She slides her finger over the smooth curve of a greasy plate and, on noticing the thick brown crescent of dirt under each of her fingernails, she lifts the plate up and decides now would be as good a time as any to wash it up. My hands, at least, will benefit from the chore, she thinks. On touching the plate, she forgets what she has been searching for, forgets why she is in the kitchen, has a feeling like the feeling one gets when one moves from one room to another in search of something, forgetting what it is they are searching for the moment they enter a different room.

She fills up the sink with warm, soapy suds. Dipping her sullied hands into it, pushing them deep below the surface until they can’t be seen anymore, will provide some release, she hopes, and the porcelain does need to be cleaned.

No time like the present, she sighs, although she is not sure what time it is because the wall-mounted clock has been stuck for a long time. Its second hand clicks on beat like a metronome but never advances past twelve. It has been five-to-three for many days now. Perhaps a month. A new battery, she thinks. Or maybe it is beyond repair. Sometimes, things do break beyond repair. She says this aloud and hears herself saying it, but it does not sound like her voice. Was it a recording of her voice? Was that a recording of my voice? she thinks, and says the words aloud again to be sure. But she can’t be sure of anything.

I might, she thinks, be stuck here at the sink forever if the clock cannot be fixed. The pile of plates to her side looms, seems to lengthen like shadows at dusk. She makes a start on it, and many ticks pass by as she soaks and scrubs and rinses the mound of dirty porcelain, but it never seems to deplete.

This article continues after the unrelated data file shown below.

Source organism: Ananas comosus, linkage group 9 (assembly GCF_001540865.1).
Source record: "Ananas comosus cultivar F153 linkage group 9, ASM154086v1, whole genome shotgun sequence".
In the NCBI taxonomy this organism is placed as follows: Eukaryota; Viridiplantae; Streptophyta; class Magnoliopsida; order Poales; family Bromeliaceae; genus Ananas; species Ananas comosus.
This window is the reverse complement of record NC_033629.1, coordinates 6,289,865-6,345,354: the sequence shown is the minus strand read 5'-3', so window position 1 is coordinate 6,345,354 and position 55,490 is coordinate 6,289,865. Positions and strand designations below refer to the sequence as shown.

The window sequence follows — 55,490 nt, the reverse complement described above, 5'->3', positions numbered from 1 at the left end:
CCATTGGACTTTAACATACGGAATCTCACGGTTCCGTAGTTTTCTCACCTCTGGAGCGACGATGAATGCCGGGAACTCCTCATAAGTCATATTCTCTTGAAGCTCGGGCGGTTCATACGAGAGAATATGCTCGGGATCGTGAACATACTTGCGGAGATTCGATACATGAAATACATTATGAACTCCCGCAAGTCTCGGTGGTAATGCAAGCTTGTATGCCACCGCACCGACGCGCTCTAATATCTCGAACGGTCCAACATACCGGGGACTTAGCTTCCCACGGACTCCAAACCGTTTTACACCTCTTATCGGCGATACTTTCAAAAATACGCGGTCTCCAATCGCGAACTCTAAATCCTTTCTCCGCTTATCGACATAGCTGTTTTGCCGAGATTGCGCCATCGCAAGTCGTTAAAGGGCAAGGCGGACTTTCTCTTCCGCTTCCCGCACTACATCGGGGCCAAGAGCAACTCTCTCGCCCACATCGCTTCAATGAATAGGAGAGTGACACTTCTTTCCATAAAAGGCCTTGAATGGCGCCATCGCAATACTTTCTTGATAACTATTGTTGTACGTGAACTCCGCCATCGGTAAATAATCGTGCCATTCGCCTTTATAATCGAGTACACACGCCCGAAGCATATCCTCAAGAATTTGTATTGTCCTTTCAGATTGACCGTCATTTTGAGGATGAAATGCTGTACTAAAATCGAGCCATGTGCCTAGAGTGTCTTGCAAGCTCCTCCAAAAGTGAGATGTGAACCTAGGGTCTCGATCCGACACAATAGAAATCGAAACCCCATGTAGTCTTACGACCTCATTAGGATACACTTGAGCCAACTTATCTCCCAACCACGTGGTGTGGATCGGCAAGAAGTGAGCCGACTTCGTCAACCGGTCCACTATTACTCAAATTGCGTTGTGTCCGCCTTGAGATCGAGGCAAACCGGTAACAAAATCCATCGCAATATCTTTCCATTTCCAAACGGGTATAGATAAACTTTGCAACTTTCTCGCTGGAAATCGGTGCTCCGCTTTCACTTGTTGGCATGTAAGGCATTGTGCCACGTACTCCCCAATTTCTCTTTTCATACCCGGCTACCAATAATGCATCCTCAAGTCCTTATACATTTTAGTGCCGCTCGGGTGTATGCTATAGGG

She rubs her tired eyes with a dry patch of a part of her arm just between the elbow and her wrist that she cannot for the life of her name, and on opening her eyes, she finds she is no longer at the helm of her own kitchen, taking pride in its appearance, its order, but is standing at a sink she does not recognise, washing dishes she has no memory of using.

The big hand is still stuck between two and three, the little hand on the eleven. The pattern on the splashback tiles seems familiar. This must be home, she thinks, the constants in the house giving her some reassurance.

In the translucent version of herself she catches in the sheen of the glass in the window above the kitchen sink, she thinks she sees a streak of bloodied dirt on her left cheek, or maybe on her right—she has never been very good at understanding reflections—so she soaks and wrings a clean cloth, which she lifts from a tub that she always keeps between the lines of the edge of the back of the sink and the glass window.

The windowsill, she thinks as she tries to recall how the mark may have been made, is made of the most beautiful tapestry of glazed tiles. She dabs at the mark on her cheek and dabs again and rubs until it fades and then returns her focus to the dishes.